Animal activists are up in arms and calling for change in the UK after confirmation Britain’s newly released five pound note contains animal fat.
Britain is currently in the process of replacing its paper notes with new notes printed on polymer, a thin and flexible plastic material.
The notes are easier to handle, cleaner, more long-lasting and also allow for extra security features, making them harder to counterfeit.
But the Bank of England has confirmed the material contains traces of tallow, a type of hard animal fat commonly used in other household objects such as candles and soap.
The confirmation sparked outrage among animal activists, who argue it is unnecessary to include animal products in today’s currency.
“I will no longer be accepting these notes,” Twitter user Angela wrote.
“Remove them from circulation immediately. Offensive and a disgrace to all vegans and vegetarians,” said Clive Shrubsole. In the 48 hours following the announcement, more than 69,000 people signed a petition posted on Change.org calling for the bank to cease using tallow in future notes.
“The new 5 [pound] notes contain animal fat in the form of tallow. This is unacceptable to millions of vegans, vegetarians, Hindus, Sikhs, Jains and others in the UK,” the petition states.
“We demand that you cease to use animal products in the production of currency that we have to use.”
What about Australian notes?
Australia was the first country to adopt polymer banknotes.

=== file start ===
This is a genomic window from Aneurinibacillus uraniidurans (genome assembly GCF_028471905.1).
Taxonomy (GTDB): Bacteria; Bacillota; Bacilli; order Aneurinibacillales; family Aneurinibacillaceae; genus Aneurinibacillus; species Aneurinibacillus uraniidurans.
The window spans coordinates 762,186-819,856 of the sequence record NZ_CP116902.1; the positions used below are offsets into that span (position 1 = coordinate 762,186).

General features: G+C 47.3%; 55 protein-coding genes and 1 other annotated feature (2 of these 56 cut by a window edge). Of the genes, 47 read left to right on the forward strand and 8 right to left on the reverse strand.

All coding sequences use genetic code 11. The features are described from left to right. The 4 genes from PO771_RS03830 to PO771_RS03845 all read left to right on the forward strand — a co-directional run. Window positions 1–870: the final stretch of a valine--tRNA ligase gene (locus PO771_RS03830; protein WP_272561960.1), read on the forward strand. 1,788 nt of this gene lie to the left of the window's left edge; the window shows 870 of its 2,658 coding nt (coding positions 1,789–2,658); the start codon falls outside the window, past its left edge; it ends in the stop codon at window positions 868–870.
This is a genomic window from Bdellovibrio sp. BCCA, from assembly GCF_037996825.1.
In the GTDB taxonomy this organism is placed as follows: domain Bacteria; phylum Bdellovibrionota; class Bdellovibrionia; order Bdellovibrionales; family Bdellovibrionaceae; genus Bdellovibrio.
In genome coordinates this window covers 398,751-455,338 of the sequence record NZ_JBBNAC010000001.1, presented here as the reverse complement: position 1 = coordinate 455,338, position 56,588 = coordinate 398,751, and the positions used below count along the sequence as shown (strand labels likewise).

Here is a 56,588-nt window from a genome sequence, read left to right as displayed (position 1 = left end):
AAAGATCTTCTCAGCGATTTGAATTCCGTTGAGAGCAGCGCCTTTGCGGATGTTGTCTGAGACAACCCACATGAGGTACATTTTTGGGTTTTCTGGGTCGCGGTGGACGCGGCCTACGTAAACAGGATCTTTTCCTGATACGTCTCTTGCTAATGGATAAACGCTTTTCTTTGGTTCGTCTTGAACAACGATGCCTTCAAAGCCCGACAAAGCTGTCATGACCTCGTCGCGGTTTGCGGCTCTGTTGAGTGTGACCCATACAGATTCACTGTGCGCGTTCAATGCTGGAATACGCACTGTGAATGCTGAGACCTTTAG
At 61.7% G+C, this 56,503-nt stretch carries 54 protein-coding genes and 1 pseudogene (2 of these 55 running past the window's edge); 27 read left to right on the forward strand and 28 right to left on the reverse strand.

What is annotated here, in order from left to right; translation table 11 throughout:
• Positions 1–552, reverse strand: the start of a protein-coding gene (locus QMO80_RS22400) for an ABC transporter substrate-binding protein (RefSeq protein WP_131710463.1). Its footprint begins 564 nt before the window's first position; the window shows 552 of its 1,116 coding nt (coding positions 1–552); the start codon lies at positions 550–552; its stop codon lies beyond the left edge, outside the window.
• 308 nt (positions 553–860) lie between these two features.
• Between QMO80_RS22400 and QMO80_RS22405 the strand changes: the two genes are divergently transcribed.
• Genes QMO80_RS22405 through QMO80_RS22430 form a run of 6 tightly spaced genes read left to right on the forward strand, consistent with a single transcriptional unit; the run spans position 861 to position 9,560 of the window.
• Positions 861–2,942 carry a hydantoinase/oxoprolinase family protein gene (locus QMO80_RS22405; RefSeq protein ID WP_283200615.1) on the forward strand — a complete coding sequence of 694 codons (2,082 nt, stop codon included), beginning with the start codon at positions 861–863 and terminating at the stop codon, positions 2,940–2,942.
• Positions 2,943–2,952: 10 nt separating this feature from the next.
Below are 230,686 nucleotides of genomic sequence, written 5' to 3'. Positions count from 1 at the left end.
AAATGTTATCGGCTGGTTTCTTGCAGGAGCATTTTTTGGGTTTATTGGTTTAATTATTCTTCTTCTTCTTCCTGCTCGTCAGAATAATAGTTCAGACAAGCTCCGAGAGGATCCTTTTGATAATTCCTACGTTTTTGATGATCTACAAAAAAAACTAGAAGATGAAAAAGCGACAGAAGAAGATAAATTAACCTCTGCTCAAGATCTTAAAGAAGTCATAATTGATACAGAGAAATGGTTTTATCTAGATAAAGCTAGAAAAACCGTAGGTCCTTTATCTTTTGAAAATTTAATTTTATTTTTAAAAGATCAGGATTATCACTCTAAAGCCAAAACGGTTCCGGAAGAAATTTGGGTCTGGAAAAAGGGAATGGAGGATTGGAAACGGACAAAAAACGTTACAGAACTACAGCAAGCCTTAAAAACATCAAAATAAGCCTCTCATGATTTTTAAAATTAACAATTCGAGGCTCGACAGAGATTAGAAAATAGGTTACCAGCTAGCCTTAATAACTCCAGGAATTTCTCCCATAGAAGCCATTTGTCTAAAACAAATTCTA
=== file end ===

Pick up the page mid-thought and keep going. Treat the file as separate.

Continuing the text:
They were developed by the Reserve Bank of Australia as a way to crackdown on major counterfeit fraud following the country’s migration to the decimal system in 1966.
Both Australia’s and Britain’s polymer banknotes are supplied by the same manufacturer — Innovia Security.
Innovia spokesperson Carlos Fernandez told the ABC miniscule amounts of tallow is also used in producing Australia’s banknotes.
Mr Fernandez said the film on the notes contains small amounts of additives that act as stabilisers, anti-block, anti-static, slip agents or as other functional processing aids, but that the additives comprise less than one per cent of the total weight of the film.
“Of the less than 1 per cent of additive material, a trace amount of tallow is used by some of our component resin suppliers,” he said.
The company supplies 78 denominations in 24 countries.
Britain’s new five pound note was released into circulation in September. A new polymer 10 pound note is set to be released next year, while the 20 pound note will be issued in 2020.
The Bank of England has said it will make a decision on whether to print a new 50 pound note on polymer “in due course“.
Online Source: ABC.net.au.